2 minute read

I think the most annoying thing about WPF is that for any given task everything goes fine, for a few hours, then you do something and you’re stumped why it’s not working. One such issue I hit recently is that some properties have built-in dependency on other properties but since there’s no way to express such a dependency if the control doesn’t correctly handle out-of-order processing of the attributes, order becomes important and is easy to overlook.

For example, you might write something like this for your buttons command binding to the corresponding view model:

<Button Command="{Binding Path=GoCommand}"<br></br>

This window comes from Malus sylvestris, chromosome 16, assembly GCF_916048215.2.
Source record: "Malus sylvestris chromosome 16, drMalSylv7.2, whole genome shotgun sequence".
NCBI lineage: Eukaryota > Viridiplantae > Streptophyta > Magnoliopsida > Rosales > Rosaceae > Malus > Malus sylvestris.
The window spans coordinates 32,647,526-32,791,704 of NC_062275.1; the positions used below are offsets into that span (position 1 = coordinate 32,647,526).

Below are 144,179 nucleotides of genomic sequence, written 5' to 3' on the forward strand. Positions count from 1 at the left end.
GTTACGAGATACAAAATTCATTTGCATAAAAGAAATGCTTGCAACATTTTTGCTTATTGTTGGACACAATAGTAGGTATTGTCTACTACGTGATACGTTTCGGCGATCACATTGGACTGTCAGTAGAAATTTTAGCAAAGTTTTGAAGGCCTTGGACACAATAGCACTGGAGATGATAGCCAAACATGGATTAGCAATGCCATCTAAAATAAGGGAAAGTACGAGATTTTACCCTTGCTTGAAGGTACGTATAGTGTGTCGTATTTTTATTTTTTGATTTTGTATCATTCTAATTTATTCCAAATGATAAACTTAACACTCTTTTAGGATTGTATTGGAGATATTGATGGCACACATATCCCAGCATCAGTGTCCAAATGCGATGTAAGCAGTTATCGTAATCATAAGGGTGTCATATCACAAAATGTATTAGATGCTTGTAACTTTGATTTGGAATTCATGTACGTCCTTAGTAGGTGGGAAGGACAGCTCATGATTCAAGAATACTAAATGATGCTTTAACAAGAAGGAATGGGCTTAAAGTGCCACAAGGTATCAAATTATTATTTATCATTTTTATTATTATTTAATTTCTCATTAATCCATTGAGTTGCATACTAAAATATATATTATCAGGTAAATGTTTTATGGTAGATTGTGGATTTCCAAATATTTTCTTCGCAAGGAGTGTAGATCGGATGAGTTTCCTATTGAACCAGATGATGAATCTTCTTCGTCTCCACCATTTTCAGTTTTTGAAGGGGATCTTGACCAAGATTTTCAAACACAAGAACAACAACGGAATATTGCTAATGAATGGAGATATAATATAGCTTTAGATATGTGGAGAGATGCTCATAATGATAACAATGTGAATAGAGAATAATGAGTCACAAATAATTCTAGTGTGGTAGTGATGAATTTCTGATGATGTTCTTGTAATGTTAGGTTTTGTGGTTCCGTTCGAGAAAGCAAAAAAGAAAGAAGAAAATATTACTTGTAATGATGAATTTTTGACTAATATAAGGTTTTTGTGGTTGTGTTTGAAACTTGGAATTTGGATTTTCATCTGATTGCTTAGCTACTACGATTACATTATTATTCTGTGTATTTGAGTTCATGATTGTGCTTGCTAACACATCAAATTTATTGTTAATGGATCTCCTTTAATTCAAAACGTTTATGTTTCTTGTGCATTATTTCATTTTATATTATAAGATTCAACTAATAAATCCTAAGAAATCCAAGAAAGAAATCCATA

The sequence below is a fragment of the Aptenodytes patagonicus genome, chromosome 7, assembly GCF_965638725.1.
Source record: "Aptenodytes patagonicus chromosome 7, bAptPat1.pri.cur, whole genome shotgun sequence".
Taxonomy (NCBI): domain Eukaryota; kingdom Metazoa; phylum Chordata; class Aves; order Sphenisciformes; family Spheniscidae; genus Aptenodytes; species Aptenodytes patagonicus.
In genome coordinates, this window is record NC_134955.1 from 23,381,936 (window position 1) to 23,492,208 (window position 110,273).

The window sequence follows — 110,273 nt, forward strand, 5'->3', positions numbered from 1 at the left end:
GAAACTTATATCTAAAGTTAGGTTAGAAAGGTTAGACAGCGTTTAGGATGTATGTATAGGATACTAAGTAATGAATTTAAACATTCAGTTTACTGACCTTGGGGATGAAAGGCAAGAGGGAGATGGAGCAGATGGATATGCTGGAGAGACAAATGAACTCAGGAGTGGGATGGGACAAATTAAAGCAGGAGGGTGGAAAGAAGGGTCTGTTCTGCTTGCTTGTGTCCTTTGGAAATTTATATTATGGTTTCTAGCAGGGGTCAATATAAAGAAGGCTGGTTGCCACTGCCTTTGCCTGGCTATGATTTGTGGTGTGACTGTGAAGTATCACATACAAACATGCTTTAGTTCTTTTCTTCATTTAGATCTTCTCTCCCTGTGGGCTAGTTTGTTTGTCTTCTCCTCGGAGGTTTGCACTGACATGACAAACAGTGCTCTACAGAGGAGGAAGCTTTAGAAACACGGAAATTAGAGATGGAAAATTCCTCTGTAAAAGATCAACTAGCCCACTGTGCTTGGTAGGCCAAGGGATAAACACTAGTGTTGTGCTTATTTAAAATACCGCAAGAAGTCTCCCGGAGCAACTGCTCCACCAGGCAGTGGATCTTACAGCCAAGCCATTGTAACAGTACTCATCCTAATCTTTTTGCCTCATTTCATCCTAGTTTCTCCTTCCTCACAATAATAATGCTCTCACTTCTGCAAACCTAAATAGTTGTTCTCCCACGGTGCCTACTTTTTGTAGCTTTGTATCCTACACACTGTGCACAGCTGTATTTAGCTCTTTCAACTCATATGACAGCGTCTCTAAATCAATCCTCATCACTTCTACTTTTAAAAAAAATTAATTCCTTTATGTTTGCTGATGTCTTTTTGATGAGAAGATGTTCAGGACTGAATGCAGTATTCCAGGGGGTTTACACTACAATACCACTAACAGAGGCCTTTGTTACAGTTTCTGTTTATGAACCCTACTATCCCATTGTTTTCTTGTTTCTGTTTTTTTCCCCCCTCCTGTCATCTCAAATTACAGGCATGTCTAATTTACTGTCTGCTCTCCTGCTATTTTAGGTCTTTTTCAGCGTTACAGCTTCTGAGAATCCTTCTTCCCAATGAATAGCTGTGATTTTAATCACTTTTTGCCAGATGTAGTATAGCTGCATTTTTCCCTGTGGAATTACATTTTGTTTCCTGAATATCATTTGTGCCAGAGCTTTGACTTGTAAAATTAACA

CommandParameter="{Binding Path=Thing}">Go!</Button>

Now, for most people that’s not actually a problem. Because if in the process of creating the control focus is shifted to the window that contains it, you’ll fire enough checks that the command will be evaluated multiple times and the button will become enabled. But if you’re creating the control on another window or control that doesn’t contain the focus, the order of the above code will result in a disabled button (assuming that your command requires having a non-null parameter) until you shift focus.

To correct this problem, it’s really simple, but not immediately obvious because order of attributes in XAML isn’t something you’d normally think was important. If you just swap the attributes so that you bind the CommandParameter first, then the Command will have the correct parameter when it gets evaluated.

<Button CommandParameter="{Binding Path=Thing}"<br></br>
Command="{Binding Path=GoCommand}">Go!</Button>